Castles of San Felipe and La Palma: These are two impressive fortresses that guarded the entrance to the Ferrol Inlet, forming part of a defensive system that also included other smaller forts and batteries. The Castle of San Felipe dates back to the 16th century, but was enlarged and reinforced in later centuries. It has a pentagonal shape and a drawbridge over a ditch. The Castle of La Palma was built in the 18th century, and has a rectangular shape with four bastions. Both castles are open to visitors and offer guided tours.
Beaches: Ferrol has a privileged location on the Atlantic coast, with more than 10 kilometres of sandy beaches that offer ideal conditions for surfing, sailing and other water sports. Some of the most popular beaches are Doniños, San Jorge, Esmelle and Santa Comba. You can also enjoy the natural beauty of the dunes, lagoons and cliffs that surround them.
Easter Week celebrations: This is one of the most important events in Ferrol, which has been declared as an International Tourist Interest. It is a religious festival that commemorates the Passion, Death and Resurrection of Jesus Christ through processions, ceremonies and music. The processions are organized by different brotherhoods that carry elaborate floats with images of Christ and Mary. The processions take place along the streets of Ferrol old town and La Magdalena neighbourhood, creating a solemn and emotional atmosphere.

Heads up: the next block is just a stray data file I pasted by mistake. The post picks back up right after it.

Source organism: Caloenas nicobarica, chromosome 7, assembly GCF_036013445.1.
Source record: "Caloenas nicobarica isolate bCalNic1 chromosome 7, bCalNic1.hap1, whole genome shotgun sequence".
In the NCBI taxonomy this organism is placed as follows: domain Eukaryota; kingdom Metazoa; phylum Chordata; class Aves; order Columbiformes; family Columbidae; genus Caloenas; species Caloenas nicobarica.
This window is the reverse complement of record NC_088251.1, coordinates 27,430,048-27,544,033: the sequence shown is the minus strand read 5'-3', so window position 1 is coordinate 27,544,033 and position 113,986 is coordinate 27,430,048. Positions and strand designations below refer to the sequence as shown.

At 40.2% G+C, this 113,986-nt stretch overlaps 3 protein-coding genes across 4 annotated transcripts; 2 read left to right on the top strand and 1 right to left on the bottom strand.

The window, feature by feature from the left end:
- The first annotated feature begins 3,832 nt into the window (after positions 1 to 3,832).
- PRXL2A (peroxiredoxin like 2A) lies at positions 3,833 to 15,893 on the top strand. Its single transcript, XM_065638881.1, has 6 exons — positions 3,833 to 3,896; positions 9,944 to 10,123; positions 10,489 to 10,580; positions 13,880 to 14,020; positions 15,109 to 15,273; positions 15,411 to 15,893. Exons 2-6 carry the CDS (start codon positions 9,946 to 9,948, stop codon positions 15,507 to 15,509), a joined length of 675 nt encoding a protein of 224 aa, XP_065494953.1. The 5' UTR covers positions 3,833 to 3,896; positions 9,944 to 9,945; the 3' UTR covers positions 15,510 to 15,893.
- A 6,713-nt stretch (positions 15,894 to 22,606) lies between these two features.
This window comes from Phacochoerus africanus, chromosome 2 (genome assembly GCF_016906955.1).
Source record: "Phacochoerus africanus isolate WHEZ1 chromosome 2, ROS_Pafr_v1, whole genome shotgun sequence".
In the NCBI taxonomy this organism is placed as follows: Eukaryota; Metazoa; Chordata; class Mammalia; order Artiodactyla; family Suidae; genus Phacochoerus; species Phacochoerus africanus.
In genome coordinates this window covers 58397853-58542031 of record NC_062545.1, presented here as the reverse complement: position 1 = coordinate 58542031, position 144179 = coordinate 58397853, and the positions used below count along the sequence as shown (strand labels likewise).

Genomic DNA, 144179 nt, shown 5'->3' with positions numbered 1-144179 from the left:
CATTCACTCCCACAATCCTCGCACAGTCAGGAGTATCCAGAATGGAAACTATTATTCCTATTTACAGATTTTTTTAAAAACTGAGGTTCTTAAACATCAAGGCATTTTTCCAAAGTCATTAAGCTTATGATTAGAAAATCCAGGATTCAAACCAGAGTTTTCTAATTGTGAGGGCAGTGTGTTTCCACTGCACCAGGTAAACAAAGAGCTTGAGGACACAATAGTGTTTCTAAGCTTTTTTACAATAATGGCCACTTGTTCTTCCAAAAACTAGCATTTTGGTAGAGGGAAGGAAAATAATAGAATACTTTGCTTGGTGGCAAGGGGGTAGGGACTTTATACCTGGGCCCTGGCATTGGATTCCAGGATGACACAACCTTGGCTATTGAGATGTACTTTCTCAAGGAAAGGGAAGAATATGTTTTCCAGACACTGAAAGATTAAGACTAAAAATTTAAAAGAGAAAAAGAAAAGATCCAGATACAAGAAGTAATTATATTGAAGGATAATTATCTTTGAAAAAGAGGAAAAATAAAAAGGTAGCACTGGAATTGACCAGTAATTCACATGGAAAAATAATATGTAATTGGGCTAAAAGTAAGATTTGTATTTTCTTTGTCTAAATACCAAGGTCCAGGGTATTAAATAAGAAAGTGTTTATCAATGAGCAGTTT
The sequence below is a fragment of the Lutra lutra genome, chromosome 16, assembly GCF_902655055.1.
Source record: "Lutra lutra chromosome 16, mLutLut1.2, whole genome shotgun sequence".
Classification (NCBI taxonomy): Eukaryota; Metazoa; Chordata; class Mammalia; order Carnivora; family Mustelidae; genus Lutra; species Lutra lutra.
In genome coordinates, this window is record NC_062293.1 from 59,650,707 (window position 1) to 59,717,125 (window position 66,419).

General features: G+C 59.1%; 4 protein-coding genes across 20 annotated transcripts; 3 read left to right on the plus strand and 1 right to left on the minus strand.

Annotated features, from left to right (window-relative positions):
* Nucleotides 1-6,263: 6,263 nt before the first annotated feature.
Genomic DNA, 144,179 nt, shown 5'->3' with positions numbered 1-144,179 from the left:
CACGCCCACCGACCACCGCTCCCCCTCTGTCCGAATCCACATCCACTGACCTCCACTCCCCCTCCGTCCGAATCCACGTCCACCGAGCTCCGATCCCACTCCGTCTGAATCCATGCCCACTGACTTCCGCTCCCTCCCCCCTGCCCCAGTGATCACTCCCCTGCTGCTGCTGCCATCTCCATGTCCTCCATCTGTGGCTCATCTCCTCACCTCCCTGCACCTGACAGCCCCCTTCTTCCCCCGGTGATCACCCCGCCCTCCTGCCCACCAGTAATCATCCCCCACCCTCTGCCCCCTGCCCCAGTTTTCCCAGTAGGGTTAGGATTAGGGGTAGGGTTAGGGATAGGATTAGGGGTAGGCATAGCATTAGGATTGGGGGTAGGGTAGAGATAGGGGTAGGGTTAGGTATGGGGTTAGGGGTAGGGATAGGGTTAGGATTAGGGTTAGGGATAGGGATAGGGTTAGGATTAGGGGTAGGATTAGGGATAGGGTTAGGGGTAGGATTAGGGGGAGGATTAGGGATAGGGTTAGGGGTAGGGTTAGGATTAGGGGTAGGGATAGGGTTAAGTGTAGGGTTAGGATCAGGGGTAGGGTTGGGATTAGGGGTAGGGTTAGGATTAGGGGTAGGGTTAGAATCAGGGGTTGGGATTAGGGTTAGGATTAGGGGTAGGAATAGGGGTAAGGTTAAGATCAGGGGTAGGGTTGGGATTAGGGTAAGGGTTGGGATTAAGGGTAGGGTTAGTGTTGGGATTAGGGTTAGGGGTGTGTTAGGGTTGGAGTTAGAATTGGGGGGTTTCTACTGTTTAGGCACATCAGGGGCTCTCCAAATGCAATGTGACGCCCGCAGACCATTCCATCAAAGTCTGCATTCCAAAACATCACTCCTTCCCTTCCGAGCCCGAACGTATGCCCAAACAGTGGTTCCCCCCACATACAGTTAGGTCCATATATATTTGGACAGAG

Important Churches in Ferrol
You might want to check out some of the notable churches and cathedrals that showcase the rich history and culture of this maritime town. Here are some of the most impressive ones that you should not miss, they are not only places of worship, but also monuments of art, history and culture that reflect the identity and spirit of this city.
Iglesia San Francisco
Catedral de San Julian
This is a pretty church in a quiet square in the center of Ferrol. It has a contrasting white paintwork with a blue dome that stands out in the skyline. The church was built in the 18th century and has a Neoclassical style with a Greek cross plan. The interior is spacious and elegant, with marble columns, arches and vaults. The church is dedicated to San Julian, the patron saint of Ferrol .